(ANSAmed) – TEL AVIV, JULY 8 – With a wide-reaching operation that has stretched as far as Europe, Israel today countered attempts by hundreds of political activists to meet at “Lydda” airport (the Arab name for the town of Lod, near Tel Aviv), where, in the presence of Israeli border guards, they were due to start a rally provocatively entitled “Welcome to Palestine”.
More than two hundred activists were stopped as they attempted to board planes at a number of European airports (including Paris, Geneva and Vienna), as a result of “black lists” forwarded to airlines by Israel’s Interior Ministry. Around sixty others were intercepted at Tel Aviv’s Ben Gurion airport. These included passengers of the Alitalia flight from Rome.
Half of these passengers (Belgian, French, American, Spanish, German and Dutch) were immediately ordered to return home. For the others, checks by the Israeli Interior Ministry are continuing.
Israeli police had planned for the event by raising the level of alert in the airport’s arrival hall and in areas close to the airport, in an attempt to prevent solidarity protests by left-wing Israeli activists. The several hundred police involved, however, were not called into action.
The day’s only incident occurred when six Israeli activists appeared in the arrivals hall displaying small placards carrying pro-Palestinian slogans, but they were countered within minutes by other passengers. “Go off to Syria”, someone was heard to shout, before police restored order.
From the West Bank city of Ramallah, the measures taken by the Israeli police appeared somewhat exaggerated. “Israel has turned the airport into a fortress,” said the Palestinian MP, Mustafa Barghuti. Yet he believes that, like on previous occasions, the activists will manage to infiltrate Israel’s security barrier and reach the West Bank, where they will take part in activities of civil engagement. Even the mainstream newspaper Yedioth Ahronoth considered the government-ordered police measures to be excessive.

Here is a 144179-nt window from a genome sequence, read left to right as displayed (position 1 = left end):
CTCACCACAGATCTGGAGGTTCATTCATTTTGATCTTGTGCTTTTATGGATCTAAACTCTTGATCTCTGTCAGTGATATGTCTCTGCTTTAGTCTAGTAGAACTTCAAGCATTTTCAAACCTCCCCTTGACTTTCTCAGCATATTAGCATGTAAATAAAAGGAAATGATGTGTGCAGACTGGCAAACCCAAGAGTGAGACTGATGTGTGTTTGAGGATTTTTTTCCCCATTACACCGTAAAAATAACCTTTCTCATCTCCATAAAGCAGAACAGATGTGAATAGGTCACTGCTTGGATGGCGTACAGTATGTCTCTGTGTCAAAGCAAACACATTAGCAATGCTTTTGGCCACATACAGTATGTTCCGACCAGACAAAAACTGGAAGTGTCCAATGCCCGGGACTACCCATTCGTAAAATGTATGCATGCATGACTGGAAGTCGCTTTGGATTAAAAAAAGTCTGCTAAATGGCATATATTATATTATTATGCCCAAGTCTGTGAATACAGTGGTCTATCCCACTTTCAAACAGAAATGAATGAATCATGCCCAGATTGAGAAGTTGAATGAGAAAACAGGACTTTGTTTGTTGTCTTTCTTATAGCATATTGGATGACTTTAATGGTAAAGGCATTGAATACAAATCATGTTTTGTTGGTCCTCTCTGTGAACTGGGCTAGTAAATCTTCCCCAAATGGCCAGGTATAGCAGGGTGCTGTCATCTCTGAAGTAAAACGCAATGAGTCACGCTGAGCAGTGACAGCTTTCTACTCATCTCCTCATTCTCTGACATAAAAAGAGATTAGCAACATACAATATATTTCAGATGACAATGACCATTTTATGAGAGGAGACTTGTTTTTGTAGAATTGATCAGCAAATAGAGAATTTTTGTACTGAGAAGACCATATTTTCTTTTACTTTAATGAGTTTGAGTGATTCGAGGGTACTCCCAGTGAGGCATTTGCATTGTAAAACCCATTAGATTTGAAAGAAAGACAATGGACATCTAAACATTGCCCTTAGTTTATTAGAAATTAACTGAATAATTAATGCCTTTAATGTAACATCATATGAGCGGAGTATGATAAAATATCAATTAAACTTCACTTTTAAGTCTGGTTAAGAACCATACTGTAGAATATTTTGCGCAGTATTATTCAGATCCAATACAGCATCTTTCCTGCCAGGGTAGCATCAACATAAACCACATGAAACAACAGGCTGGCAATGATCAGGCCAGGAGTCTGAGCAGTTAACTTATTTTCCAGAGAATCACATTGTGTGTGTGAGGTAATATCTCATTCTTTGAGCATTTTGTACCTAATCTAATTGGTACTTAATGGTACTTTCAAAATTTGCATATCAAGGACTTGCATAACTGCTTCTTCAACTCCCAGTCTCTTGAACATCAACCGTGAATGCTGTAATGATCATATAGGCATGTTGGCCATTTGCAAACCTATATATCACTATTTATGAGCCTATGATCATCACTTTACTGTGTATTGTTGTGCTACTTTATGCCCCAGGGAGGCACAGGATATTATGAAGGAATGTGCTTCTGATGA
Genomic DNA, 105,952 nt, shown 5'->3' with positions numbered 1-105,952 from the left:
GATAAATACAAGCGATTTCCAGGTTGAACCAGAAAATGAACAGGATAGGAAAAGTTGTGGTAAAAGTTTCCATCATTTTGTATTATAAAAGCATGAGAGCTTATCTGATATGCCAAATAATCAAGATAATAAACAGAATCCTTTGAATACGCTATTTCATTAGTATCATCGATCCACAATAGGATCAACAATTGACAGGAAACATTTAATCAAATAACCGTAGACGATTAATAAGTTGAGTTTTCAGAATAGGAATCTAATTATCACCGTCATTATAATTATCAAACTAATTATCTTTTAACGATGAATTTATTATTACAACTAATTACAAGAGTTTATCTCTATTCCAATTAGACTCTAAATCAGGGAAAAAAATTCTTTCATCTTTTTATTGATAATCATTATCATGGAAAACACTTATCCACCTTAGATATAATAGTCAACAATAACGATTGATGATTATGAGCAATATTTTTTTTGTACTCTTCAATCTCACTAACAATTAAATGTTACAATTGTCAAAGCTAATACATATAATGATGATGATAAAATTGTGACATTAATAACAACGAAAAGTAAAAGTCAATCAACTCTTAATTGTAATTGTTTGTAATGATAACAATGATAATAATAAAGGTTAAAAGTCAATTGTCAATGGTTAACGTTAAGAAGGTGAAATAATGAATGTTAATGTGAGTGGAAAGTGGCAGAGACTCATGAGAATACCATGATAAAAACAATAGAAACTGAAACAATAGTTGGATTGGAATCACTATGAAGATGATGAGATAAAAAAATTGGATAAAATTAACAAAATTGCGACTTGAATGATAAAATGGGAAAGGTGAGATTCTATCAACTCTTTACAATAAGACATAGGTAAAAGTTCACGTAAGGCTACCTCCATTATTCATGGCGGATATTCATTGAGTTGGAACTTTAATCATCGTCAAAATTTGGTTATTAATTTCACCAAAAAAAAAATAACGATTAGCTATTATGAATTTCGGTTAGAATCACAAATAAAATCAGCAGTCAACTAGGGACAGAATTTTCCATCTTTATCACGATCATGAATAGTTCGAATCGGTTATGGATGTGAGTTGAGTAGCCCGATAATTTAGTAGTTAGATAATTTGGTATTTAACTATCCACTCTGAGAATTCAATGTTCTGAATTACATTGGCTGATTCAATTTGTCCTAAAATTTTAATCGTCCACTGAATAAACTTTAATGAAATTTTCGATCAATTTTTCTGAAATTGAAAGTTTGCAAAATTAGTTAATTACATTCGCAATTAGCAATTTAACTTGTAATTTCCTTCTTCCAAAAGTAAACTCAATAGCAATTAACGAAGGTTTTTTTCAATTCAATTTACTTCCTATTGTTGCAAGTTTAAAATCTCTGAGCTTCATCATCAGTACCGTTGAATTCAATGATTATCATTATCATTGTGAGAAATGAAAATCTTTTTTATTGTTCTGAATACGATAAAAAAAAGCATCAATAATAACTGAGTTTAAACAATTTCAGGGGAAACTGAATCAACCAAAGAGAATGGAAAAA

“What danger could come from a few hundred activists?” asked one columnist. “Their threat is certainly less significant than that posed by the jellyfish,” a reference to the sea creatures that in recent weeks have besieged the Israeli Mediterranean and are threatening the operations of an electrical power plant.
But Benyamin Netanyahu, say other columnists, has other reasons to worry. In a country rich in inquiry commissions, the Israeli Prime Minister could leave things to chance. Taking more preventive steps than strictly necessary was therefore preferable to leaving a chink in the country’s armour. The same logic has been applied in recent weeks to block a flotilla of pro-Palestinian activists at source (in Greek waters) as they boarded a dozen boats with the aim of forcing the maritime blockade on the Gaza Strip.
Meanwhile, the organisers of “Welcome to Palestine” consider the security measures imposed by Israel to be a successful outcome and have already said that similar action will be staged in the future. (ANSAmed).